Month: February 2009

Prawn Mee @ Starlight Road

I don’t usually write posts about hawker food. It’s not that I don’t like hawker food, it’s just that (1) there are others, like Leslie who know a helluva lot more about these dishes than I and post very eloquently about their findings, and (2) my darling wife S, despite also enjoying hawker food, doesn’t like most hawker centres. My poor wife, you see, tends to get overheated rather easily, which makes going to al fresco food centres a rather sweaty and stinky experience — which, if you know her, is way outside of her comfort zone. She’s more the turned-out-without-a-hair-out-of-place sort than the let’s-sit-around-in-singlets-and-shorts-that-are-way-too-small-for-me-do-you-like-my-tan type. Which is fine with me. Our little nation could do with more of the former and few less of the latter.

But there are some instances when, no matter how hot it might get, the trip is worth it. Or as Emile Hirsch opined in The Girl Next Door, “the juice is worth the squeeze.” When Ignatius Chan, owner of Iggy’s, the highest ranked restaurant in the 2008/2009 edition of The Miele Guide, recently raved about a prawn mee (noodle) stall near my home, I knew that sooner or later I’d drag S out for a sweaty breakfast of prawn noodles and pig tail soup.

Slow-cooking an egg

When I was a kid, if I had had my way, I would have eaten eggs for breakfast every day. My mother, however, believed that too many eggs was bad for a growing child. Given that she had a medical degree, and I was just a pint-sized glutton, who was I to argue? These days (thank the food gods), the idea that an egg a day leads to dangerously high cholesterol levels has been pretty much proven to be the myth that I always believed it was. Now, I can happily have eggs — soft-boiled, sunny-side up, scrambled, poached, baked, or even steamed in a custard — on any day of the week without fear. And at any time of the day. I could eat eggs for breakfast, lunch or dinner (although I will admit I wouldn’t have them for all 3 meals in the same day — even for me, that would be a tad excessive).

I always enjoy ordering an interesting egg dish for lunch or dinner when dining out. One of the best I have ever had is Joel Robuchon’s egg cocotte topped with a foamed mushroom cream and served over a parsely puree. A staple at Robuchon’s many Ateliers, this fabulous little dish is elegantly served in a martini glass. Judging by the number of both traditional journalists and food bloggers who have raved about this dish, in print and online, I guess I’m not alone. For those of you who have yet to try this little taste of heaven, the egg is slow-cooked at a low temperature so that while the egg is indeed cooked, the white is just barely set and the yolk is runny. For years, I’ve wondered exactly what temperature and what techniques Monsieur Robuchon uses.

Great company to be in

It’s always nice to be recognized for the things you do. I was very flattered to be included in a recent article published in the Times Online. The article lists 50 of the world’s best […]

Professional Food Styling Classes in Singapore

Photo by Jon Edwards

Last year, local food legend Violet Oon invited me to attend a one day workshop being conducted by one of America’s most famous and most talented food stylists. Having never had any real food styling training previously, I eagerly accepted. The class was amazing. I learned things that I never knew before and some shortcuts to making food look great which are pretty mind-blowing. I do have to admit that I don’t actually use most of them — mostly because I usually try to eat anything I shoot at home — but if I ever started to take on more professional photo assigments, I would most definitely find the tricks I learned invaluable.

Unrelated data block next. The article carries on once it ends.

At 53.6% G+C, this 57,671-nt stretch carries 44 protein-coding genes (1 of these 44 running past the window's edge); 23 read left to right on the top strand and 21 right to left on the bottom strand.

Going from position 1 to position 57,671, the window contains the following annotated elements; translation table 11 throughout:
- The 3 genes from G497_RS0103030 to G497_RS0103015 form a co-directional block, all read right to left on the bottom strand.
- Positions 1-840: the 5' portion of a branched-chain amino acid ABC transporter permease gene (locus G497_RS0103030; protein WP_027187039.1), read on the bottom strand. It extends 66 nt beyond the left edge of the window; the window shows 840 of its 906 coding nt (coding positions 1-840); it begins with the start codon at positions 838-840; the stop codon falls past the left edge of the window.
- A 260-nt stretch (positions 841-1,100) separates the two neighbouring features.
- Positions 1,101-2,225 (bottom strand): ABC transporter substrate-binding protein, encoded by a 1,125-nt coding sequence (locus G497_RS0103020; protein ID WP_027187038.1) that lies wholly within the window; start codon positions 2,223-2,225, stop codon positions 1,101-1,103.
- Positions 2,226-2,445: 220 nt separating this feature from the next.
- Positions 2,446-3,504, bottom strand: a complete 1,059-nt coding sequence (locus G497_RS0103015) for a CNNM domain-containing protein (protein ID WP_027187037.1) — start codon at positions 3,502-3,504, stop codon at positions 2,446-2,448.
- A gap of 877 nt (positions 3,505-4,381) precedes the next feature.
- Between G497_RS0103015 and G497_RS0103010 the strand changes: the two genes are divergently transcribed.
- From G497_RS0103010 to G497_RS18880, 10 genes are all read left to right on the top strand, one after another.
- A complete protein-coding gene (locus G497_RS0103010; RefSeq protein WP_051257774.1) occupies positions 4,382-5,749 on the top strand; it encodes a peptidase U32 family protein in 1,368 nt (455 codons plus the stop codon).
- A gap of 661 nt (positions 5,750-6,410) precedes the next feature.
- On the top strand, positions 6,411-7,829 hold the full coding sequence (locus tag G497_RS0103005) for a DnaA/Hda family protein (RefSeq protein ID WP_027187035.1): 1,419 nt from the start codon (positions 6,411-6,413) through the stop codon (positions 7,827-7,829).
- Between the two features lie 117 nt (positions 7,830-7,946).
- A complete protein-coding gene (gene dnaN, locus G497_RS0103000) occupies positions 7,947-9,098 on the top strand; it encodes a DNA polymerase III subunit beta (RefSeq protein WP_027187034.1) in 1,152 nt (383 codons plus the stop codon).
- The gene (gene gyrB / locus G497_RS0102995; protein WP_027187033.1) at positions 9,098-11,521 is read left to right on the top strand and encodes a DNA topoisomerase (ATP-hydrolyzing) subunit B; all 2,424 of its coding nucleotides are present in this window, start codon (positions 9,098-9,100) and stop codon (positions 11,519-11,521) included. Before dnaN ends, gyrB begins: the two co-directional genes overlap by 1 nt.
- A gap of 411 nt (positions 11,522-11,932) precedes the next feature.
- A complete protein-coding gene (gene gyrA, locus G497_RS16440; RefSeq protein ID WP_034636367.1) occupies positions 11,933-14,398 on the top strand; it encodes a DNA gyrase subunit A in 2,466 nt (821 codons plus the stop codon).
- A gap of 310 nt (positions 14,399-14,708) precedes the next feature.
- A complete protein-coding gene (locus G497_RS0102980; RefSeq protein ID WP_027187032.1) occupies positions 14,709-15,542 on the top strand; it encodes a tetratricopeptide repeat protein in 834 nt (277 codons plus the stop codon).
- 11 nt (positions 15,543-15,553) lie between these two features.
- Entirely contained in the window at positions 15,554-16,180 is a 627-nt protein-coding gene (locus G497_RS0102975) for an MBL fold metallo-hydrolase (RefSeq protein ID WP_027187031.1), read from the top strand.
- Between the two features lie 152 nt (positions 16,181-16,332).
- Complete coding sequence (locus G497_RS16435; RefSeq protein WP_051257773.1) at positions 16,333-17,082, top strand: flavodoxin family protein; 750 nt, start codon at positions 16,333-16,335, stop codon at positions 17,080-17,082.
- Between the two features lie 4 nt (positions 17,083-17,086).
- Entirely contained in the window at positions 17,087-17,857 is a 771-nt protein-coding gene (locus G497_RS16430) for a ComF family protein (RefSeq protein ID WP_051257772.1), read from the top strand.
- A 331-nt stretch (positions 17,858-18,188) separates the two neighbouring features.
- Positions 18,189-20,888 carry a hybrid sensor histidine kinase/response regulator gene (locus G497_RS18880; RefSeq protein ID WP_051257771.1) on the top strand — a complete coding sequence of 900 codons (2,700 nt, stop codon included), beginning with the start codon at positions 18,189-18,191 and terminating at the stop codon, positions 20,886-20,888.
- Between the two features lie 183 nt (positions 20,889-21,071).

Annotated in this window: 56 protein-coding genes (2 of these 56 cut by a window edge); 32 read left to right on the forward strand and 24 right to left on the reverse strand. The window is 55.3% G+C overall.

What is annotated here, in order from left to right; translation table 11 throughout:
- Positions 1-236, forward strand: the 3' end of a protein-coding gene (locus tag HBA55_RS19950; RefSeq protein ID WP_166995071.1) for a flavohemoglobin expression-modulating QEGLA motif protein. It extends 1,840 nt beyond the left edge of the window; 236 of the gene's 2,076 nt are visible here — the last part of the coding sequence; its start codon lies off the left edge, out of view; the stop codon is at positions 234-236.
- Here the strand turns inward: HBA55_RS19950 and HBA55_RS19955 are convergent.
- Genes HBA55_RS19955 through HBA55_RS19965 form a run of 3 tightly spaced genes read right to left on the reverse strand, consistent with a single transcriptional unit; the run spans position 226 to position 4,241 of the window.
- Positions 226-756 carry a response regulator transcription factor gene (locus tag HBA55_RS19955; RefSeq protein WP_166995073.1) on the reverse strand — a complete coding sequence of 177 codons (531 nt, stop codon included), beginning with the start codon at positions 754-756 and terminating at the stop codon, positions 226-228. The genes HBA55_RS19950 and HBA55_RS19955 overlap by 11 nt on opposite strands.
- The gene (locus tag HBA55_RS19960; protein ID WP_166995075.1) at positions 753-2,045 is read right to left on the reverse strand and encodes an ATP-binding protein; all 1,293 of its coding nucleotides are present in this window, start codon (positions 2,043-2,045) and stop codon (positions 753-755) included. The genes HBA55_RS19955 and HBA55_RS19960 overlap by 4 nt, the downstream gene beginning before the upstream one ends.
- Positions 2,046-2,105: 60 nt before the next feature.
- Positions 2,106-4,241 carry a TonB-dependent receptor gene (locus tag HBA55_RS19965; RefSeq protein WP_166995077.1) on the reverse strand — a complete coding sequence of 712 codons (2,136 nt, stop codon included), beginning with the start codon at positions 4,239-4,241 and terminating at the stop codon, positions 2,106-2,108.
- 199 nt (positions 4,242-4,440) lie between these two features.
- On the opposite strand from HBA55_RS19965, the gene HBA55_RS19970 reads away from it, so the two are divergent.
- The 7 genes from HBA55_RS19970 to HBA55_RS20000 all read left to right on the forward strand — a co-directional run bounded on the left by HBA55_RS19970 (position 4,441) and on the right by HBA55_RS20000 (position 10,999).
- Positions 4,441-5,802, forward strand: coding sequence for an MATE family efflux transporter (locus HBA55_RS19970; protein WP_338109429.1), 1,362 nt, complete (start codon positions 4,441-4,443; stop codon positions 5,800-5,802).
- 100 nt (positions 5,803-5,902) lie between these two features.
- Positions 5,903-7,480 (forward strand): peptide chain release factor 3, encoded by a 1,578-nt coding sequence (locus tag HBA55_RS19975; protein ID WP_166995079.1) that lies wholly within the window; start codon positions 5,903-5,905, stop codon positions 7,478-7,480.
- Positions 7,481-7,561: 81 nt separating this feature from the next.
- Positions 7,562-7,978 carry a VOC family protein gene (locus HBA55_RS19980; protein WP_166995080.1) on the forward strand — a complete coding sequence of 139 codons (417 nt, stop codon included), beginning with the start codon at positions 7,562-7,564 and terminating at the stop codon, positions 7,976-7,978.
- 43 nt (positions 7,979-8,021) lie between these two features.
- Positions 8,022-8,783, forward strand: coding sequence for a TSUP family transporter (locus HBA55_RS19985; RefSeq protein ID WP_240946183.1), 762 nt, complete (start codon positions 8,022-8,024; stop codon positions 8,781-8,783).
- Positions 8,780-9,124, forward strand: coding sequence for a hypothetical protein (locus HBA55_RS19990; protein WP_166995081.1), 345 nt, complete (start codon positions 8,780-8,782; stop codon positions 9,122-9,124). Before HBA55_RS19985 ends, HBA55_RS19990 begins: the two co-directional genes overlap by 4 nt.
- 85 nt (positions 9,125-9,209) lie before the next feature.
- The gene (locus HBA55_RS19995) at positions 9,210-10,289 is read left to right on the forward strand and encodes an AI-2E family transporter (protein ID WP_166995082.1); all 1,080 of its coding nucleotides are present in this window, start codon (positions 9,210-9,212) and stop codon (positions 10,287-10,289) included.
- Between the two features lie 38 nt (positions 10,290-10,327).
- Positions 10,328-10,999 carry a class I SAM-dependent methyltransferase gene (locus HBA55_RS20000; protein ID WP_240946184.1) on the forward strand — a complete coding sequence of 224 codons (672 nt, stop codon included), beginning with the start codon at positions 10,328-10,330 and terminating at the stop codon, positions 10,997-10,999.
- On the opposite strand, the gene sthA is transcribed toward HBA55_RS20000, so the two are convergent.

Denise Vivaldo, who led the course, is coming back next month to teach two more 1 day Master Food Styling Classes. These courses are geared towards culinary professionals, chefs, publishers, ad agency personnel, bloggers and culinary students with an interest in food styling for print, television and film. In other words, these are pretty serious, professional level courses. And if you fit into the above categories, the investment in one or both would be money well spent.

I rabuuu Hambaaga

I love a great burger. And I especially rabuuuu Hambaaga. Which for those of you unfamiliar with Yoshoku cuisine, i.e. Japanese-Western food, is the Japanese version of a hamburger. It’s spelled both Hambaga and Hambaaga, and even sometimes spelled Hambaagu. Unlike a Western burger, the Japanese version is often served, not with buns, but with a thick demi-glace sauce and rice. Which makes it, in some ways, more similar to a French steak hache.

Like a great steak hache, a great Hambaaga depends on the quality of the meat you are using. S and I have become particularly partial to mixing wagyu rump and Berkshire pork belly (both of which we can easily get from Huber’s Butchery). We find that a 65% beef / 35% pork ratio is just about perfect. You need to use cuts of meat that aren’t too lean, or else your Hambaaga will be too dry. We also prefer to grind the meat ourselves. S likes a course ground. She says that it gives the burger a better texture and feel in the mouth.

Quick trip to Malacca

This past weekend, my darlin’ and always hungry wife S and I decided to get out of town. We didn’t want to go far, so we decided to drive up to Malacca, just a quick couple of hours away. I have been wanting to check out YTL’s new boutique hotel, The Majestic Malacca, ever since it opened. And I knew S wouldn’t say no to an indulgent weekend of eating in Malaysia.

Now, we’re not exactly Malaysia experts, and certainly not Malacca experts by any means (for real expert advice, go to Robyn Eckhardt’s fabulous Eating Asia blog), but the below is a quick recap and list of places we enjoyed visiting in this often overlooked and beautiful historic town.